Things You Shouldn’t Say to a Car Salesman

A white SUV is shown from the rear covered in quotes after leaving one of the Albany car dealers.

There’s a group of old men who eat breakfast every morning at the local diner. Clad in plaid shirts, blue jeans, and Dr. Scholl’s, their conversations are scattered with relationship drama that would make Hugh Hefner blush. Of course, there’s also plenty of sass about the world’s problems and their “back in my day” solutions. As expected, recent events are a staple of conversation, especially the sky-high prices of vehicles and the chip shortages. After Max realized there wasn’t a Dorito shortage, he settled down and ate his grits. The group hadn’t seen him that fired up since his wife bought a push-up bra for her saggy baggies.

You see, I’m a regular at the same diner, and by no coincidence, I’ve made it a habit to eat breakfast there because the eavesdropping is just too good. The group knows me by name, and I’m sure they know my game, but they oblige and let me listen, ignoring my smirks and sometimes talking a bit louder than necessary to get a reaction. That’s what prompted this bit on car dealers and what not to say to a car salesman, courtesy of the breakfast club and Earl, a retired car salesman who swears he can still get you the best deal in town. It doesn’t matter that he can’t read the window sticker or hear worth a damn. I’ve learned sometimes you just have to nod and smile.

So, according to Earl and his former days as a fast-talking car salesman, here are a few things you shouldn’t say to a car salesman that, in fact, he experienced firsthand. Or so he says. Again, just nod and smile.

The Family Man

“I’m looking for a family vehicle with that new car smell. My wife just gave birth to our son, and we can’t get the smell out. We’ve tried everything, but I think her lady parts leaked before the firemen got there and caught little Dodger.”

–First-time dad, lifetime idiot who apparently didn’t learn the valuable lesson and later welcomed a daughter named Lexus.

The Self-Proclaimed Millionaire

“Money is no object.”

–It turns out that money was an object for this stockbroker, who acted shocked when Earl had to deny him a loan because his credit score was 400.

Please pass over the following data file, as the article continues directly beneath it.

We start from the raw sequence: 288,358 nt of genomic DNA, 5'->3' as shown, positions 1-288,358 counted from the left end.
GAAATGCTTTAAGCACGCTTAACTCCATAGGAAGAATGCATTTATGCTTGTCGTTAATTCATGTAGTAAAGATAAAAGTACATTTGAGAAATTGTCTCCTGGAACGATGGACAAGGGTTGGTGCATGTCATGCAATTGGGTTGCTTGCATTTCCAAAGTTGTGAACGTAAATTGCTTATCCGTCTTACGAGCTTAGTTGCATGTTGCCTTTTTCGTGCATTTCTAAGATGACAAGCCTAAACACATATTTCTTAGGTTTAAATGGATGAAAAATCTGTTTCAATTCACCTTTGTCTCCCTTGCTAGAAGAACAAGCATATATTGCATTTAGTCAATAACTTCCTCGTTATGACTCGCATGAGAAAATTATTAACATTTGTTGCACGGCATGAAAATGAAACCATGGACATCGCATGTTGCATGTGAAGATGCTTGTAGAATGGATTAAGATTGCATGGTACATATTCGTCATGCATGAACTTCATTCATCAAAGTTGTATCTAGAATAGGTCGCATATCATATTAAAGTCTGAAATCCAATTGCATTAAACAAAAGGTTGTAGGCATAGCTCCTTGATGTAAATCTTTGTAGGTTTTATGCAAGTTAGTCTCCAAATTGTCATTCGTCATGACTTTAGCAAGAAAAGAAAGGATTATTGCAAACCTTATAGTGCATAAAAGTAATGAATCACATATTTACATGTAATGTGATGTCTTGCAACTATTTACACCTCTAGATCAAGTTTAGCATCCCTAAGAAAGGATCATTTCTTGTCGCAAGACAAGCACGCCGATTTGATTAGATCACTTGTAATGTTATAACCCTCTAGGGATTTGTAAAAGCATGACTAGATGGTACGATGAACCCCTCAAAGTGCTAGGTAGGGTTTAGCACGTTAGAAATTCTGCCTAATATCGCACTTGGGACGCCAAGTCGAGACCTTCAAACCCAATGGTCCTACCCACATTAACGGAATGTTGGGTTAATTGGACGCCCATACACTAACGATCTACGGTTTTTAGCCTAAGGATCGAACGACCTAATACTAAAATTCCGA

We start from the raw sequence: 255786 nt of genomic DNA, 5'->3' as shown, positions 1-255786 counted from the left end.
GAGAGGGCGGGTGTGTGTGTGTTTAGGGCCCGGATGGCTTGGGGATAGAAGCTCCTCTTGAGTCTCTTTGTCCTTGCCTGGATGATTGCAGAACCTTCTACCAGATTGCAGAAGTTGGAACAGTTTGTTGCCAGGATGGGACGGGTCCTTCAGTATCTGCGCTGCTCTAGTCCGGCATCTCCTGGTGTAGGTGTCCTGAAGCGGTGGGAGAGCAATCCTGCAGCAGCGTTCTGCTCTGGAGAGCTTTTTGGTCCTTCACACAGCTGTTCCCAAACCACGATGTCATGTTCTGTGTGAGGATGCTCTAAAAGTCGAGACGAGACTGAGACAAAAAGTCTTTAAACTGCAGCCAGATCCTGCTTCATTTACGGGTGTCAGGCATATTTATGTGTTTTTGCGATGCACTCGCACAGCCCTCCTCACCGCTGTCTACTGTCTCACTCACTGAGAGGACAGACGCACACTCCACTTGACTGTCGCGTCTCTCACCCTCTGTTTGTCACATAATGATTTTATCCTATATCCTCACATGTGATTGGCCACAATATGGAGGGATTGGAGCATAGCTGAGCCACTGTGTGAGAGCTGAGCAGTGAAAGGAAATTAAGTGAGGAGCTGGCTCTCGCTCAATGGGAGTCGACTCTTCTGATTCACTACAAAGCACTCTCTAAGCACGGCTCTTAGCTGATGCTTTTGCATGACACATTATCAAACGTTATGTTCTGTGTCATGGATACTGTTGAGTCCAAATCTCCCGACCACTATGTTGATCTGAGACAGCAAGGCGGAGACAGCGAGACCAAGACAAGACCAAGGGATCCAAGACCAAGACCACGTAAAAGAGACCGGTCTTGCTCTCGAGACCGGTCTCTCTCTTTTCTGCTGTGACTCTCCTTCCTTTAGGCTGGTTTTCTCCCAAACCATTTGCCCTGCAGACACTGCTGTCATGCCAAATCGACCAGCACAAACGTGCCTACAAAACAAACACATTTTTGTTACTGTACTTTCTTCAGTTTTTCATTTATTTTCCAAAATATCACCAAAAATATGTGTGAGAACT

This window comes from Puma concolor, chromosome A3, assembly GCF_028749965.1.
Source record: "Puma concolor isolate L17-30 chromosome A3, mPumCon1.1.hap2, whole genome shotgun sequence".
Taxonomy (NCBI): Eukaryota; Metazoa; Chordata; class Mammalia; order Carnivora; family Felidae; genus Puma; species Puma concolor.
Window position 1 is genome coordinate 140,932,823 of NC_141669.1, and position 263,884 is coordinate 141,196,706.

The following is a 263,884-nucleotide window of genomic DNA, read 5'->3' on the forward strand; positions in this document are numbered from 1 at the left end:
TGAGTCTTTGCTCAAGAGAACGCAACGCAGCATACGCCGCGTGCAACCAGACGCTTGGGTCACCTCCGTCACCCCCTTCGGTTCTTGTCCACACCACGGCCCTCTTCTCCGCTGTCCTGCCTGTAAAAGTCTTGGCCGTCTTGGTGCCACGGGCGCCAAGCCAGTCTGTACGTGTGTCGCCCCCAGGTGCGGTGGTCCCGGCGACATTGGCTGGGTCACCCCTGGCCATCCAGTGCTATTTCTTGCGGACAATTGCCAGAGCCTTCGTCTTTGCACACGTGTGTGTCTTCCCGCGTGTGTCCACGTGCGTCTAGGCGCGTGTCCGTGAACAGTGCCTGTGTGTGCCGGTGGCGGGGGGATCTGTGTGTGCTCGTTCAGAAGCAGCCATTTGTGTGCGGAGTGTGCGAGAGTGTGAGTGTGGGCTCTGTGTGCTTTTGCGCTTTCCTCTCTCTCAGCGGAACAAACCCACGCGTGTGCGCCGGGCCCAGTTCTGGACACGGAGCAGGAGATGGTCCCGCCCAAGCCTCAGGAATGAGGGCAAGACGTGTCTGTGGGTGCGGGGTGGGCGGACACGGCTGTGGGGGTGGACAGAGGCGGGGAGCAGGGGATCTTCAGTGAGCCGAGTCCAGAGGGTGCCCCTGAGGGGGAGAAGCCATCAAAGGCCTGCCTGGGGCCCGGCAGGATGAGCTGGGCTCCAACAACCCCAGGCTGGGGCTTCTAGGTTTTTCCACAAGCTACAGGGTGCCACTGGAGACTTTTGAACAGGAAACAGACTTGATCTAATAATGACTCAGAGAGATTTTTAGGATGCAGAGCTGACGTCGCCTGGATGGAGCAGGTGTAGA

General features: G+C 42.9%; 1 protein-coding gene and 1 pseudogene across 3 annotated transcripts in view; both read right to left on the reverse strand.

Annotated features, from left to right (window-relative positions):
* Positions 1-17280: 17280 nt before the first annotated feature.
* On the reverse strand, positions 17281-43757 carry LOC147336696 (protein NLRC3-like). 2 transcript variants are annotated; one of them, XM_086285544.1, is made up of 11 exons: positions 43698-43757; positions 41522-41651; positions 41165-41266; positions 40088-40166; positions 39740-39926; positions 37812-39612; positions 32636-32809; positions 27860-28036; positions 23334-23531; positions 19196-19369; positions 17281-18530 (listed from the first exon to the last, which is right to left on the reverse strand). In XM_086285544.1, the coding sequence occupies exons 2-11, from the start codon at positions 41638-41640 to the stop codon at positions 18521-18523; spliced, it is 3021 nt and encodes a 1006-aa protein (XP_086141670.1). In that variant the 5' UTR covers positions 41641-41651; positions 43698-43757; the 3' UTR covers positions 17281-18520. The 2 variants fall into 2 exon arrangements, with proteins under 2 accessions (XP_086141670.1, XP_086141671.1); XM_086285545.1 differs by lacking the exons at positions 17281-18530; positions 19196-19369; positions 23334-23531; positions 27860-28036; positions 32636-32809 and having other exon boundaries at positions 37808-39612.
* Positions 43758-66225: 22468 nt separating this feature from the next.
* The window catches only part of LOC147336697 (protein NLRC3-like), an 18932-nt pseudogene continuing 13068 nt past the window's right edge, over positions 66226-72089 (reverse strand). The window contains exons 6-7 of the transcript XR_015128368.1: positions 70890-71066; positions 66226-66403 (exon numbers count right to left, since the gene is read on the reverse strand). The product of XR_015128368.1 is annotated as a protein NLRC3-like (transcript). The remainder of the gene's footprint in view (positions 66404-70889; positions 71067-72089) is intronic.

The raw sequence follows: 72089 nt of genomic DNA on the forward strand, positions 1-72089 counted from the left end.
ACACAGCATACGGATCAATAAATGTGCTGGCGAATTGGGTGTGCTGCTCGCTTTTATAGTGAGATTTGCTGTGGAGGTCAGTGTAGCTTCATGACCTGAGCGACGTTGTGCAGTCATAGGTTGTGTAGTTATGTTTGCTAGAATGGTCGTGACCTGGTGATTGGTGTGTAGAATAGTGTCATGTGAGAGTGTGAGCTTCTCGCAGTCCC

The Bargain-Basement Shopper

“How big is the trunk? Do you think it could fit a casket or two?”

–Funeral director looking to pinch a few pennies so he could pad his pockets from his clients’ dirt naps. Earl made a mental note to make sure his family and friends knew not to make funeral arrangements with that particular funeral home.

The Boomer

“Is there an age requirement to buy a Buick? I don’t have my AARP card yet? Also, how dark can we tint the windows? I don’t want anyone to see I’m driving a geezer car.”

–He unknowingly paid extra for the Buick just because Earl took offense. That was a great sales week for Earl and just might be what prompted his wife to buy that new lingerie. I didn’t feel the need to ask any follow-up questions on that matter.

The Happy Police

“Do you mind if I bring in the rest of my team to see if they have enough room in the backseat?”

–Earl didn’t mind until a parade of clowns climbed out of a Minicoop. It’s the only time he walked away from a sale because clowns were his limit. If we’re being honest, they still are, and that’s surprising considering his wife’s bottle-dyed red hair and bright red lips. Remember, though, just smile and nod.

The Skeptical Mechanic

“I’m just gonna get my tools and look under the hood before I say ‘yes.’ I don’t really trust anybody but myself to know a good car when I see one.”

–A 2.5-star mechanic who hid the fuel pump hose in his pants and stormed off when Earl asked if anyone else smelled gas. When he tried to light a cigarette, they had to escort him off the property.

The Hoarder

“That’s my car out front. I need to use your dumpster before you take a look and make me an offer. Oh, and don’t mind the smell. It ain’t bad with the windows rolled down.”

–Believe it or not, one dumpster wasn’t enough, and the smell was so bad that Earl is still triggered by the stench of fish and hard-boiled eggs.

The Runaway

“Do I have to use my real name on the paperwork?”

–The fugitive looking to disappear. Earl almost got caught in a real pickle, but his time in the Marines was used for more than eating crayons, so he eventually caught on to the scam.

The Romancer

“Do you have anything with a reclining rear seat? I really wanna show my girl a good time.”

–A high school graduate looking to woo his sweetheart in the summer of ’69. Coincidentally, the backseat wasn’t a dealbreaker, and they welcomed a surprise baby boy a few months later. As Earl says, “If the Chevy’s rocking, don’t go knockin.”

The Hunk Moving Junk

“Why won’t you take the truck back? You told me there was a three-day guarantee, and it’s only been two days.”

–This young college grad bought a truck from Earl on a Friday and brought it back Monday with scratches in the bed. Apparently, he needed a truck to move apartments but wasn’t smart enough to hide the evidence. It would’ve been cheaper just to rent a U-Haul but, as Earl says, “Sometimes, you can’t fix stupid.”

The Angry Ex-Wife

“Do you think these wheels are big enough to go ex-running?”

–When the woman asked Earl this, he thought she meant trail-running. But that didn’t make sense in the context of the rest of the conversation, especially when she asked if it was hard to get blood stains out of the floor mats. Earl later found out she ran over her ex, backed up, and hit him again a week later. He still has the letter she wrote to him from prison thanking him for selling her the off-road truck with the mud tires.


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